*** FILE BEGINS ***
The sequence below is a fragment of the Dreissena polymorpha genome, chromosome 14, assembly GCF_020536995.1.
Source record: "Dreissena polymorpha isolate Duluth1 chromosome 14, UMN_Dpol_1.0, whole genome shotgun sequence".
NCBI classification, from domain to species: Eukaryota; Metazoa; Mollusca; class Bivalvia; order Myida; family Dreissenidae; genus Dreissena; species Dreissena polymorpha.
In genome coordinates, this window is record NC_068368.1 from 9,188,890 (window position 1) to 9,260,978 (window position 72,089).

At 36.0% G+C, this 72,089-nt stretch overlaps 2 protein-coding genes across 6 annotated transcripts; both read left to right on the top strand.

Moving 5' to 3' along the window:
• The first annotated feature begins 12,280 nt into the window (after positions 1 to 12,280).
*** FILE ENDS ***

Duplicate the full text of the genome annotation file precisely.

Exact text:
The sequence below is a fragment of the Dreissena polymorpha genome, chromosome 14, assembly GCF_020536995.1.
Source record: "Dreissena polymorpha isolate Duluth1 chromosome 14, UMN_Dpol_1.0, whole genome shotgun sequence".
NCBI classification, from domain to species: Eukaryota; Metazoa; Mollusca; class Bivalvia; order Myida; family Dreissenidae; genus Dreissena; species Dreissena polymorpha.
In genome coordinates, this window is record NC_068368.1 from 9,188,890 (window position 1) to 9,260,978 (window position 72,089).

At 36.0% G+C, this 72,089-nt stretch overlaps 2 protein-coding genes across 6 annotated transcripts; both read left to right on the top strand.

Moving 5' to 3' along the window:
• The first annotated feature begins 12,280 nt into the window (after positions 1 to 12,280).